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Real-World Firefox 3 Memory Usage Leads the Field

kdawson posted more than 6 years ago | from the free-what-you-alloc dept.

Mozilla 406

An anonymous reader writes "The author developed a program to snapshot memory usage per process every 3 seconds on Windows. Using this he recorded 3 hours of memory usage for five different browsers under real-world usage scenarios: Safari 3.1, Firefox 3, Flock 1.2 (a browser based on Firefox 2), Opera 9.5, and Internet Explorer 8. A million data points indicate that Firefox 3 has a surprising advantage over the other browsers tested. These are real-world tests and not contrived benchmarks."

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this is not the first post (-1, Troll)

Anonymous Coward | more than 6 years ago | (#23924697)

therefore i do not fail

Re:this is not the first post (1, Offtopic)

SatanicPuppy (611928) | more than 6 years ago | (#23924841)

You failed at failing, I applaud your skillz.

I have failed. (0, Troll)

Odder (1288958) | more than 6 years ago | (#23924897)

But not like Vista did [slashdot.org] .

Eat that, whoever modbombed me.

twitter has failed. (-1, Offtopic)

Anonymous Coward | more than 6 years ago | (#23924973)

You had a mod-bomb coming. This is a sockpuppet account for twitter, slashdot's most psychopathic Open Sores zealot. It deserves to be mod bombed and we are all better off for it.

Eat that, sockpuppet.

Re:I have failed. (-1, Troll)

Anonymous Coward | more than 6 years ago | (#23925041)

Hey twitter, whatever happened to your creepy "Free culture is FUN!" kick that you were on? I always felt that would be a good slogan for the reeducation camps you'd like to run someday.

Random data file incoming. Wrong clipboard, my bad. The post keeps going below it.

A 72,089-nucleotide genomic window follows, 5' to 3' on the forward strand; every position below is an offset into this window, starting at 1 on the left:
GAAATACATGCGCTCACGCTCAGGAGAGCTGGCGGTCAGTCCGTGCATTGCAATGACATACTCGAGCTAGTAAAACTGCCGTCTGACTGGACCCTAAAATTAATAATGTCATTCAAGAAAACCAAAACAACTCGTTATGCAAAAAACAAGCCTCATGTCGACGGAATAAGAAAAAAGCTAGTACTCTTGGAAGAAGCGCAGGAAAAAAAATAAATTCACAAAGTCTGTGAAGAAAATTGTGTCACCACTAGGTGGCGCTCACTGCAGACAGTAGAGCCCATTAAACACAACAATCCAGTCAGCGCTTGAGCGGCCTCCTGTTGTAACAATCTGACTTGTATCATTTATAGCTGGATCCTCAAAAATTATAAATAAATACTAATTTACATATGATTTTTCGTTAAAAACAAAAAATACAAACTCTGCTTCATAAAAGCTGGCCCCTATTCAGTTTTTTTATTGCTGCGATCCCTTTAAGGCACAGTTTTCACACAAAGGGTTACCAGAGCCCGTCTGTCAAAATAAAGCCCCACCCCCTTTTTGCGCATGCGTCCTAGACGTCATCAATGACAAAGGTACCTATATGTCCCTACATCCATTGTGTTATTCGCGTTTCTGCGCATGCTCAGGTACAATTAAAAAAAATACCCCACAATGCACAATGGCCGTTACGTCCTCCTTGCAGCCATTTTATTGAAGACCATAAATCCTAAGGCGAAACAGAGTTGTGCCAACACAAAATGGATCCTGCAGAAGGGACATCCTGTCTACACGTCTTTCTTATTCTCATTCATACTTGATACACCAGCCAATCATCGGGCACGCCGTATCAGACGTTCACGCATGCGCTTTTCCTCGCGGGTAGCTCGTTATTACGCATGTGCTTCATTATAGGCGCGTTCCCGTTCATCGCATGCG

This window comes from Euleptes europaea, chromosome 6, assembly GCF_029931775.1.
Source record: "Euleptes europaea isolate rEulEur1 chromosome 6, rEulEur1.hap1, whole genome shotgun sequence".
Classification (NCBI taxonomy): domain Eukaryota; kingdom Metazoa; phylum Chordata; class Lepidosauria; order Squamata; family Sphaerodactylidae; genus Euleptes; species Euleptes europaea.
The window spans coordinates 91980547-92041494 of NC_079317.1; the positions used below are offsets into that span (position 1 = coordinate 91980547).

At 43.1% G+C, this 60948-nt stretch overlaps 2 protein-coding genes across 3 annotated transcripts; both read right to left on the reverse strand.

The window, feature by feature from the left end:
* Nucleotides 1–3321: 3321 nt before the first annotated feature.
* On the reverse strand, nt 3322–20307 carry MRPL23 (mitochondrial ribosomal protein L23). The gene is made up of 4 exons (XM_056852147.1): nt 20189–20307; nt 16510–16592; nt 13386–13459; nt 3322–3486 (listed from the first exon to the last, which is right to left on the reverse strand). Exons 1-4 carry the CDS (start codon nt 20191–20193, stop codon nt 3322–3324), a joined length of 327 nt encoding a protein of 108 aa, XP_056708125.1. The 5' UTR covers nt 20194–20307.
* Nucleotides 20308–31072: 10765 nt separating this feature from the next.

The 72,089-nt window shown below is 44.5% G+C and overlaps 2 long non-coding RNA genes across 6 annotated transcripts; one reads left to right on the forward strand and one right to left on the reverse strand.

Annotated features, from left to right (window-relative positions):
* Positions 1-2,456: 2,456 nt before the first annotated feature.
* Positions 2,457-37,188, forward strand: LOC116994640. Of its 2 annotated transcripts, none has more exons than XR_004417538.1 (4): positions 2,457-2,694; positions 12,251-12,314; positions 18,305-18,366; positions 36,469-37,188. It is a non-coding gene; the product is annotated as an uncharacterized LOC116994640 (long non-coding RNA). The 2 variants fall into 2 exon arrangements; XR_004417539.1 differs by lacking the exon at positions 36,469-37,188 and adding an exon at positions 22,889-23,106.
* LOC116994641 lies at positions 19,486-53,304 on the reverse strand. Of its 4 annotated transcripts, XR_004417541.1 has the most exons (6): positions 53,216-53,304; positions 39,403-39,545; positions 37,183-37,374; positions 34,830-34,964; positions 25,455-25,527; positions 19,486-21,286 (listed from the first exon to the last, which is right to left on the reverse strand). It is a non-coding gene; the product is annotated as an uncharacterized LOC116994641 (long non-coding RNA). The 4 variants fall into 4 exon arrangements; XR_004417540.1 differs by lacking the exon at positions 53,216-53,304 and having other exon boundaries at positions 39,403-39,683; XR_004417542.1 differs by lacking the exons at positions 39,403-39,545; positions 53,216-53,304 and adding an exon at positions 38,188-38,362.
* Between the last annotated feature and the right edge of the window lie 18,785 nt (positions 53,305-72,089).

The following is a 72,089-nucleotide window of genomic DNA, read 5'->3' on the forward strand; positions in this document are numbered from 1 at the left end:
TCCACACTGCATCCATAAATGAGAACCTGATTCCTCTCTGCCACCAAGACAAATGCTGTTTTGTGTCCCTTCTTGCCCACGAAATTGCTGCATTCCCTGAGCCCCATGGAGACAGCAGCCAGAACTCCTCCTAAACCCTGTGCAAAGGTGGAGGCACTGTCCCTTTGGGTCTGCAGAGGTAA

Re:I have failed. (0, Flamebait)

Anonymous Coward | more than 6 years ago | (#23925299)

It doesn't take a degree in physics to cogitate that this [slashdot.org] would eventually catch up to you, twitter.

And yes, you have failed. The problem is that you'll probably just create more accounts. But eventually those will catch up with you. The dishonesty you've shown in the past few months by shilling your own comments and pretending that people are interested in what you have to say (and let's no forget how many of your self-farmed mod points you used on all your accounts and against others) is just unbelievable.

I think I speak for most honest Slashdotters when I say "good riddance".

Re:I have failed. (0, Troll)

willyhill (965620) | more than 6 years ago | (#23925417)

This insistence on trying to create a correlation [slashdot.org] between Microsoft and your problems on Slashdot are probably one of the reasons all but one of your eleven accounts are now posting at negative karma.

Your problem is that you continue to blame vague conspiracies by evil corporation$ instead of understanding that people find what you do here distasteful.

Lools IIS can't hold its own (0, Flamebait)

pembo13 (770295) | more than 6 years ago | (#23924721)

Not really surprised though.

IIS You (-1)

Anonymous Coward | more than 6 years ago | (#23924765)

Funny, my high traffic .Net websites have no problem running on IIS.

Re:IIS You (0)

Anonymous Coward | more than 6 years ago | (#23925151)

Link to to them. Who are you?